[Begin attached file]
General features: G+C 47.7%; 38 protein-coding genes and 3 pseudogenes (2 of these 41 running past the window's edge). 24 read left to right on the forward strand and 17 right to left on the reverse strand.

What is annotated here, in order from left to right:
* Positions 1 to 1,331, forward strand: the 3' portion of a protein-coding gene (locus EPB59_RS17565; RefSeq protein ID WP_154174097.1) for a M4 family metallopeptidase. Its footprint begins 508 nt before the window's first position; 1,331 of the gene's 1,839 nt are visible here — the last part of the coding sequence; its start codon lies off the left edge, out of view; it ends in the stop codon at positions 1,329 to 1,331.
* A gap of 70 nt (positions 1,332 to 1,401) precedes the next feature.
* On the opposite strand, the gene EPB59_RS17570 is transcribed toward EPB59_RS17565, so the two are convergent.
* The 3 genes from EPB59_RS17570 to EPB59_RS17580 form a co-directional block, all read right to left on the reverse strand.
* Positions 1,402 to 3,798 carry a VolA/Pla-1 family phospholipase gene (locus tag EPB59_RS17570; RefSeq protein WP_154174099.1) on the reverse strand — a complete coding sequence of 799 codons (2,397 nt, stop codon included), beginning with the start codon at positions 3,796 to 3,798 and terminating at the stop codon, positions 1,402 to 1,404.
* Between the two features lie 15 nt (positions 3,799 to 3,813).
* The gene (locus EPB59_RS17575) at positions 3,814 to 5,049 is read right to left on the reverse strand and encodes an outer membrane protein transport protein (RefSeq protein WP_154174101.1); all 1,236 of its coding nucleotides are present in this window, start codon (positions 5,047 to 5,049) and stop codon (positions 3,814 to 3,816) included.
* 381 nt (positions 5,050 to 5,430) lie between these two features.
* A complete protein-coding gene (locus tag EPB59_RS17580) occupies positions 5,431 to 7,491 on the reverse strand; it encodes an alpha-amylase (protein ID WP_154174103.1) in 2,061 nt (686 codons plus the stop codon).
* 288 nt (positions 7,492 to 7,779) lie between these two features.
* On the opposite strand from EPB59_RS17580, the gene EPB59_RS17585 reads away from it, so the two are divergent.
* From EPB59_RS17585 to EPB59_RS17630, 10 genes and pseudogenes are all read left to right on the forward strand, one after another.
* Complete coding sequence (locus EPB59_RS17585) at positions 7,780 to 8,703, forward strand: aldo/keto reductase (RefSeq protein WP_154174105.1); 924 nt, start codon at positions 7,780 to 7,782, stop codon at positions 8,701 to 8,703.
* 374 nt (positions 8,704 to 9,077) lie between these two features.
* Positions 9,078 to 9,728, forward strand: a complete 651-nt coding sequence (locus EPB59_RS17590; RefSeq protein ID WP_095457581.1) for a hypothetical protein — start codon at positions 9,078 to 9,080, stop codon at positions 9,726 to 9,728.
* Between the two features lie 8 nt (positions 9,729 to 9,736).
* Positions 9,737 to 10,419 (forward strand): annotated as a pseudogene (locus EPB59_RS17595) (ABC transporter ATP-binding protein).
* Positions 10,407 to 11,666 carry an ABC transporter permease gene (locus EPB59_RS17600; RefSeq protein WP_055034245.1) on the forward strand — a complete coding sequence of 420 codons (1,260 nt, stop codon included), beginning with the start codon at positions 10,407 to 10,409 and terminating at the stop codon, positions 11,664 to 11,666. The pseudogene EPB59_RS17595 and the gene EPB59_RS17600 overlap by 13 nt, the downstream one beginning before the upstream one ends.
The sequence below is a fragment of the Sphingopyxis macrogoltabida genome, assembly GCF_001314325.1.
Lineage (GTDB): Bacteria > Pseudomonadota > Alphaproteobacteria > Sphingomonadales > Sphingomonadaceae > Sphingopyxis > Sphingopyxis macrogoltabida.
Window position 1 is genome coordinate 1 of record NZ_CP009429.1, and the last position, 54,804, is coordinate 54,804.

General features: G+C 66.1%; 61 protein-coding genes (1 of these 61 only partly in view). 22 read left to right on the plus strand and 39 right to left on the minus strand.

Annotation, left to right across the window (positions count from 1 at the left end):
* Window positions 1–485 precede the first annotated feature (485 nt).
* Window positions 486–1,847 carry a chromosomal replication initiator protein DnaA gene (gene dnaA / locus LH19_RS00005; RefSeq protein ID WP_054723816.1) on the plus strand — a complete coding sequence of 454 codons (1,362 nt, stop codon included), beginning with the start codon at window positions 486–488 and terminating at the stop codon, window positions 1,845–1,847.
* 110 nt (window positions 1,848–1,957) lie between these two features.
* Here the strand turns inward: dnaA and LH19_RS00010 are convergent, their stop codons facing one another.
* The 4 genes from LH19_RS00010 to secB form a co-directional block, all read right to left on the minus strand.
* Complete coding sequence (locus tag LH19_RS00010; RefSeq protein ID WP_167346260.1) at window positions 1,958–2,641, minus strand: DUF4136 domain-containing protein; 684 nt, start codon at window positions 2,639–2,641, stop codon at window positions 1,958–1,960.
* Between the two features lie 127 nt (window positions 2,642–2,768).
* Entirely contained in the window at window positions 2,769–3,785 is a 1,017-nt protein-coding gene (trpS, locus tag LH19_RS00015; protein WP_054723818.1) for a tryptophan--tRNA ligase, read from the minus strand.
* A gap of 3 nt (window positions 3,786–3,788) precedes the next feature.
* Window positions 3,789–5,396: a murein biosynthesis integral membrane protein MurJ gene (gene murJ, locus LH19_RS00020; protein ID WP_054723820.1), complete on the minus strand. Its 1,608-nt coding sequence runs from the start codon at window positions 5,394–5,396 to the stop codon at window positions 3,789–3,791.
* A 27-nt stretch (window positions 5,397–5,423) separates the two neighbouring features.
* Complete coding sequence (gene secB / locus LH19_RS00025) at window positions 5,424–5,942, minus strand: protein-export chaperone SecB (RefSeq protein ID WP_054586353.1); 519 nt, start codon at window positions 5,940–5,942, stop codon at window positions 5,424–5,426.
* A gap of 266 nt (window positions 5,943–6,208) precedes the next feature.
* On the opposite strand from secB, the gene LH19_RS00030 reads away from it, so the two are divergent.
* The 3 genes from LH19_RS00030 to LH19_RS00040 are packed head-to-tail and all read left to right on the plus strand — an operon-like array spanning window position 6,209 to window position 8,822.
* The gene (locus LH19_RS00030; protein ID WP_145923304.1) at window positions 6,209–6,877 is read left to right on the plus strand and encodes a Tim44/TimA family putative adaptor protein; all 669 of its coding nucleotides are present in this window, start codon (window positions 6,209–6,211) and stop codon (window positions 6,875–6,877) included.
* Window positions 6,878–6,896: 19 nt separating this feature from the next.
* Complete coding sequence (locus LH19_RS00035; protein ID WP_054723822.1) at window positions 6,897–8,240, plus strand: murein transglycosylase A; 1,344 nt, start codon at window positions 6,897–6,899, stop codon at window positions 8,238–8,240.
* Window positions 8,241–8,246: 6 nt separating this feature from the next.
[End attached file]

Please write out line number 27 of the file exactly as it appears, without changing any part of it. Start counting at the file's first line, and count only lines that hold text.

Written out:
* Window positions 486–1,847 carry a chromosomal replication initiator protein DnaA gene (gene dnaA / locus LH19_RS00005; RefSeq protein ID WP_054723816.1) on the plus strand — a complete coding sequence of 454 codons (1,362 nt, stop codon included), beginning with the start codon at window positions 486–488 and terminating at the stop codon, window positions 1,845–1,847.